No. 7/July 15, 2019

Fall Webworm
Fall webworms (Hyphantria cunea) are communal caterpillars that spin silk into a tent-like structure at the tip of branches.  These webs are often built around leaves they feed on.  Fall webworms feeds on a wide range of deciduous trees and shrubs including, but not limited to, crabapple, redbud, sweet gum, maple and oak.  As the caterpillars consume the leaves within the web, they will expand the web every week or so to include more leaves.  The web of mature caterpillars can be 2 to 3 feet long.

Marestail (Horseweed) in the Landscape
Horseweed or marestail (Conyza canadensis) is a fairly common weed in Illinois for corn and soybean fields, nurseries, and orchards.  It is less commonly thought of as a landscape weed, but it can find its way to ornamental plantings and control can be challenging. Both names are commonly used throughout the state.
This plant is a bit peculiar considering its life cycle.  It can grow as a winter annual or sometimes as a summer annual. Seeds germinate in late summer or early spring.  The seedlings develop a rosette of leaves, which can be easily confused with other rosette forming weeds such as Virginia pepperweed and shepherd’s-purse. From the rosette of leaves, plants will then “bolt” and produce a flowering stem.  Stems can reach 7 feet in height.  The rosette may go entirely unnoticed in a bed due to it’s low stature or the fact that once the stem forms, the basal leaves will deteriorate and disappear altogether with time.  The tall stems make marestail more noticeable.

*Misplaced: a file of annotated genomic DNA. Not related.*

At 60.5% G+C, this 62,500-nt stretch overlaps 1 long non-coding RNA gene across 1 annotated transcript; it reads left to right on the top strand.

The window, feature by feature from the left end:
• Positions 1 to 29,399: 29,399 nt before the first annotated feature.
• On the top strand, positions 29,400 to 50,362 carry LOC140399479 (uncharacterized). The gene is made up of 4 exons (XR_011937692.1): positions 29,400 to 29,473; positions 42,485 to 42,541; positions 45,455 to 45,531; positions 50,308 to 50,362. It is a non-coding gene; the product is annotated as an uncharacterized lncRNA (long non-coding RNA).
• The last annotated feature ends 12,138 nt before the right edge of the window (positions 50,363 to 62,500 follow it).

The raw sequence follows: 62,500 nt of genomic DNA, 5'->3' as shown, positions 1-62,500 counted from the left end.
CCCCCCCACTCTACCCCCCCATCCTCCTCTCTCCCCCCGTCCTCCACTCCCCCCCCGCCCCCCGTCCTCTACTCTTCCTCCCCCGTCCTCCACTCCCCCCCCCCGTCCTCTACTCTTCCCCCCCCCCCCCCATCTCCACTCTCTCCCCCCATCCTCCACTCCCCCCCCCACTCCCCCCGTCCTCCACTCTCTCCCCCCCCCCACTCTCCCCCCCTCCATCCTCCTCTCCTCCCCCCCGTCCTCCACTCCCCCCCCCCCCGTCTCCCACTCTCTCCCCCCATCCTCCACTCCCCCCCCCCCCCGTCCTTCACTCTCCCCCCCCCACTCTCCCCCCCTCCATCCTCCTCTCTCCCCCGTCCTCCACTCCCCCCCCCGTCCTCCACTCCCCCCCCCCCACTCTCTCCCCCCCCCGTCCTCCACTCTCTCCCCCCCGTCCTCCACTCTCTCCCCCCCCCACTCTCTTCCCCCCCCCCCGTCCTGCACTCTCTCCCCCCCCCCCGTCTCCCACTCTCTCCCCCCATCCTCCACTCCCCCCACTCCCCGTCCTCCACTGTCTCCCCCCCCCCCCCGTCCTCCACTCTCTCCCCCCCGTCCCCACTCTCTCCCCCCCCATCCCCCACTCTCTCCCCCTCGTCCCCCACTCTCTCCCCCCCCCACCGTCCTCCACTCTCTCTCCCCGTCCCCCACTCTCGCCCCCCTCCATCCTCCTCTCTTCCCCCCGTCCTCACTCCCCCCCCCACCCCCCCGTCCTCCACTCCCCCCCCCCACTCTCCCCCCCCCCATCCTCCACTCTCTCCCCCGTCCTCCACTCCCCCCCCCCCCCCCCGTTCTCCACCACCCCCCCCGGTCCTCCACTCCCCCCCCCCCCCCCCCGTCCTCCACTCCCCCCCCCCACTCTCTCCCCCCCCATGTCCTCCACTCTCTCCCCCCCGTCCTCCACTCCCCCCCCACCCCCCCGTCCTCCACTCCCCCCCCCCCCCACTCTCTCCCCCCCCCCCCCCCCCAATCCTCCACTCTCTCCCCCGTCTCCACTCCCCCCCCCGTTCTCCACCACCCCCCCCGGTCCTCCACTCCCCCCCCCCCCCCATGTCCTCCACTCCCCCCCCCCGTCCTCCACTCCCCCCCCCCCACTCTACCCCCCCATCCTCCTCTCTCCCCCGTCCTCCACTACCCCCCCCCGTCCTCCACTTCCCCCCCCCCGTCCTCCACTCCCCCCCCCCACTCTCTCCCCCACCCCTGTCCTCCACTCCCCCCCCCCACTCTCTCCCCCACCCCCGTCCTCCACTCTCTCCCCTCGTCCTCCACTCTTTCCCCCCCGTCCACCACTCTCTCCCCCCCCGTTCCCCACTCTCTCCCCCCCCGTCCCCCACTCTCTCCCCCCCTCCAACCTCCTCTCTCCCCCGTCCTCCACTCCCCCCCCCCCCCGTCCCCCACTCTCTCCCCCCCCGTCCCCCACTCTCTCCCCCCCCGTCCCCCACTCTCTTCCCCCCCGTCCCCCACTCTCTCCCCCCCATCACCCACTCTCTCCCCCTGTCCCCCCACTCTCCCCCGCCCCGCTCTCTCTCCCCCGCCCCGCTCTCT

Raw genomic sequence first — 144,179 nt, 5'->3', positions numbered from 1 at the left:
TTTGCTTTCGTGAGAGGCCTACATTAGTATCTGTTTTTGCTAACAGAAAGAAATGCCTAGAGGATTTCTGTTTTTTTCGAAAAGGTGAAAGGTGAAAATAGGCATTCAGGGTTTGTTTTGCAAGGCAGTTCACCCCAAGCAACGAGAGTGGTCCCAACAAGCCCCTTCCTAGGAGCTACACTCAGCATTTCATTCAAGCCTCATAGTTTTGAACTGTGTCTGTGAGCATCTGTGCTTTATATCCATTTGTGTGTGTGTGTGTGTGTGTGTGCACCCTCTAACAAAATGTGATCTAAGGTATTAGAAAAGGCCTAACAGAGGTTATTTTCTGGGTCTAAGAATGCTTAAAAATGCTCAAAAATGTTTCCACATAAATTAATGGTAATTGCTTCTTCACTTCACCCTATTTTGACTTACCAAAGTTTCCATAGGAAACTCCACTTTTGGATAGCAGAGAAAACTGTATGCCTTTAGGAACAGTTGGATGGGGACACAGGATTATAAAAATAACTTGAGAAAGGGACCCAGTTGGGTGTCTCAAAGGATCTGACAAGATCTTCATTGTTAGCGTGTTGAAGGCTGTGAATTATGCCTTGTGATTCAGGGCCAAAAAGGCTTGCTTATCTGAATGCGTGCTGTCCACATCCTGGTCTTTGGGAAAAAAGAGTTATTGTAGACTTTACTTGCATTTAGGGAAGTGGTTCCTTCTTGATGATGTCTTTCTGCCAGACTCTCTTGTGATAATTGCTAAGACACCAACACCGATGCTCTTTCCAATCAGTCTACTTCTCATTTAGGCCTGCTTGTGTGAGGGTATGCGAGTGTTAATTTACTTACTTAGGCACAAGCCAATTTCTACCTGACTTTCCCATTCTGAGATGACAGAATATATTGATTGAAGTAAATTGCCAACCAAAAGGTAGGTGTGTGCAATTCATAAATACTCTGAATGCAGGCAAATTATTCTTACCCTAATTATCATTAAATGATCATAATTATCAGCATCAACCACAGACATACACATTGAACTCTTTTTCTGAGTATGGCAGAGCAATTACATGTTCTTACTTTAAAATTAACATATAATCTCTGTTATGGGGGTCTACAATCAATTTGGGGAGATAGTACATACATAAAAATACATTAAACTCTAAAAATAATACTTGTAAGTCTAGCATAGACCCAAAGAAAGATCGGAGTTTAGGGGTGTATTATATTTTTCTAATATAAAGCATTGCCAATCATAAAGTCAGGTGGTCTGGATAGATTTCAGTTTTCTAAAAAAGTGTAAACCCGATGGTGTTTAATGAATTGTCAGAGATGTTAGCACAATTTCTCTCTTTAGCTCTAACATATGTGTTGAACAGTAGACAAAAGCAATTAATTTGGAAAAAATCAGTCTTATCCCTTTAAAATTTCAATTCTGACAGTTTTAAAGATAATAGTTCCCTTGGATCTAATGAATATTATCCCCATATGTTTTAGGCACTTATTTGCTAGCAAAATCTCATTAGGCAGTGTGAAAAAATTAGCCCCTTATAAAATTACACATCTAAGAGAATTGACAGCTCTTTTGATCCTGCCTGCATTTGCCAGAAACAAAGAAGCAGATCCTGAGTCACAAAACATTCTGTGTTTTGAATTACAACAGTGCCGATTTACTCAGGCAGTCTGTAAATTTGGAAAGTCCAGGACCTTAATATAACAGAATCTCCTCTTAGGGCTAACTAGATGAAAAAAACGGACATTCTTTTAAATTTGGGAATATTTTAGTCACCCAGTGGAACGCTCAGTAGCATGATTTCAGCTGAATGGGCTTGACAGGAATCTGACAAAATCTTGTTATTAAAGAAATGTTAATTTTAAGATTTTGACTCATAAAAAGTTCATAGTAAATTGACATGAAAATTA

An easy way to describe a mature marestail or horseweed is that of a single stem with many dark green, whorled leaves.  The stems is hairy with many small, flowering branches toward the top. I suppose it could look like the tail of a horse, given the name.  This weed should not be confused with horsetail (Equisetum arvense), which is an entirely different weed.

Ramorum Blight Confirmed on Samples Taken from Illinois Garden Centers
The Illinois Department of Agriculture published a press release July 2 announcing that Phytophthora ramorum, causal agent of Ramorum blight and Sudden Oak Death, had been confirmed on samples taken from garden centers in the state.:

Powdery Mildews on Ornamentals
Much of Illinois has settled into a hot and humid weather pattern conducive to powdery mildew infections. The six common genera of powdery mildew fungi in the Midwest all prefer warm, humid days. The spores germinate on foliage when the relative humidity is 23% to 99% but not in free moisture (rain). Powdery mildew is a common fungal disease of many annuals, perennials,  shrubs, and trees. Some species of powdery mildew fungi infect only a few closely related host plants, while others attack many genera of plants. This disease can spread quickly over a host plant; it doesn’t normally kill one.

Slime Molds
Warm, wet weather has stimulated the development of slime molds on mulch, turfgrass, and other surfaces. Slime molds can appear in many colors including white, gray, yellow, violet, blue, green, purple, brown and black. Although they can be quite alarming, slime molds do not infect or harm plants. They mostly feed on microorganisms and other decaying organic matter, while utilizing plants and other structures for support.